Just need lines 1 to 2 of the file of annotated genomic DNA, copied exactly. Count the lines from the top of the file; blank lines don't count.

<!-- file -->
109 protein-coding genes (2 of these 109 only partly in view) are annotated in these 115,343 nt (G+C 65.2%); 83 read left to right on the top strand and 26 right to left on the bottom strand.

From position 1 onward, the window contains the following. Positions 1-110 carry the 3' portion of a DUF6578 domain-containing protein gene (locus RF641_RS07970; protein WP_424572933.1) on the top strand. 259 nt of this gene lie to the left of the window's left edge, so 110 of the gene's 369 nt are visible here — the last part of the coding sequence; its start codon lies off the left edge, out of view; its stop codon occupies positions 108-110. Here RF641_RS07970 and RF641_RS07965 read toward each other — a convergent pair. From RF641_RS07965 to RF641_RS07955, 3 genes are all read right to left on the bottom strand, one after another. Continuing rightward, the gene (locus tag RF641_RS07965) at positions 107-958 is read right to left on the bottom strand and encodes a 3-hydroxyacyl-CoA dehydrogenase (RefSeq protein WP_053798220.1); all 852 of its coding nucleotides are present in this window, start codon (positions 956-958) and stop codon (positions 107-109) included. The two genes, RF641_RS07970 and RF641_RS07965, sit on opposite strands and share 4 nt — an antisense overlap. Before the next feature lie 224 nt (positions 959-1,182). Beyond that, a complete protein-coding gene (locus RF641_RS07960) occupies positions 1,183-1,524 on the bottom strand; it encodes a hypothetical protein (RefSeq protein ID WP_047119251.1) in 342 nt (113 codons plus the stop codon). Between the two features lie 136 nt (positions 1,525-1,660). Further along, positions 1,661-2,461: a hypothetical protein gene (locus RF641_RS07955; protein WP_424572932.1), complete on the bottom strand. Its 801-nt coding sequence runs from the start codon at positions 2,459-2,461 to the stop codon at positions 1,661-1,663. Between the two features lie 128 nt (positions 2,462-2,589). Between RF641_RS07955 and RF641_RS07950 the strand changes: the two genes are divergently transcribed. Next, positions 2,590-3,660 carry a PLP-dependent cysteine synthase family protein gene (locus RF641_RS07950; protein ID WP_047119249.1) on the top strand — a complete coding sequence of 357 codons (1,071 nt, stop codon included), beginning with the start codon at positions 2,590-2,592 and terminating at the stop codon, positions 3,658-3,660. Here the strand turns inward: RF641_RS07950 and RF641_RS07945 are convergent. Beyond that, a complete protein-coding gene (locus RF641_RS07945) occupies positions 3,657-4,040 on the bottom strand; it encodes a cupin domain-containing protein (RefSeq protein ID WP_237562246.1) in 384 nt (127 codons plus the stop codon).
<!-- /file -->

109 protein-coding genes (2 of these 109 only partly in view) are annotated in these 115,343 nt (G+C 65.2%); 83 read left to right on the top strand and 26 right to left on the bottom strand.

From position 1 onward, the window contains the following. Positions 1-110 carry the 3' portion of a DUF6578 domain-containing protein gene (locus RF641_RS07970; protein WP_424572933.1) on the top strand. 259 nt of this gene lie to the left of the window's left edge, so 110 of the gene's 369 nt are visible here — the last part of the coding sequence; its start codon lies off the left edge, out of view; its stop codon occupies positions 108-110. Here RF641_RS07970 and RF641_RS07965 read toward each other — a convergent pair. From RF641_RS07965 to RF641_RS07955, 3 genes are all read right to left on the bottom strand, one after another. Continuing rightward, the gene (locus tag RF641_RS07965) at positions 107-958 is read right to left on the bottom strand and encodes a 3-hydroxyacyl-CoA dehydrogenase (RefSeq protein WP_053798220.1); all 852 of its coding nucleotides are present in this window, start codon (positions 956-958) and stop codon (positions 107-109) included. The two genes, RF641_RS07970 and RF641_RS07965, sit on opposite strands and share 4 nt — an antisense overlap. Before the next feature lie 224 nt (positions 959-1,182). Beyond that, a complete protein-coding gene (locus RF641_RS07960) occupies positions 1,183-1,524 on the bottom strand; it encodes a hypothetical protein (RefSeq protein ID WP_047119251.1) in 342 nt (113 codons plus the stop codon). Between the two features lie 136 nt (positions 1,525-1,660). Further along, positions 1,661-2,461: a hypothetical protein gene (locus RF641_RS07955; protein WP_424572932.1), complete on the bottom strand. Its 801-nt coding sequence runs from the start codon at positions 2,459-2,461 to the stop codon at positions 1,661-1,663. Between the two features lie 128 nt (positions 2,462-2,589). Between RF641_RS07955 and RF641_RS07950 the strand changes: the two genes are divergently transcribed. Next, positions 2,590-3,660 carry a PLP-dependent cysteine synthase family protein gene (locus RF641_RS07950; protein ID WP_047119249.1) on the top strand — a complete coding sequence of 357 codons (1,071 nt, stop codon included), beginning with the start codon at positions 2,590-2,592 and terminating at the stop codon, positions 3,658-3,660. Here the strand turns inward: RF641_RS07950 and RF641_RS07945 are convergent. Beyond that, a complete protein-coding gene (locus RF641_RS07945) occupies positions 3,657-4,040 on the bottom strand; it encodes a cupin domain-containing protein (RefSeq protein ID WP_237562246.1) in 384 nt (127 codons plus the stop codon).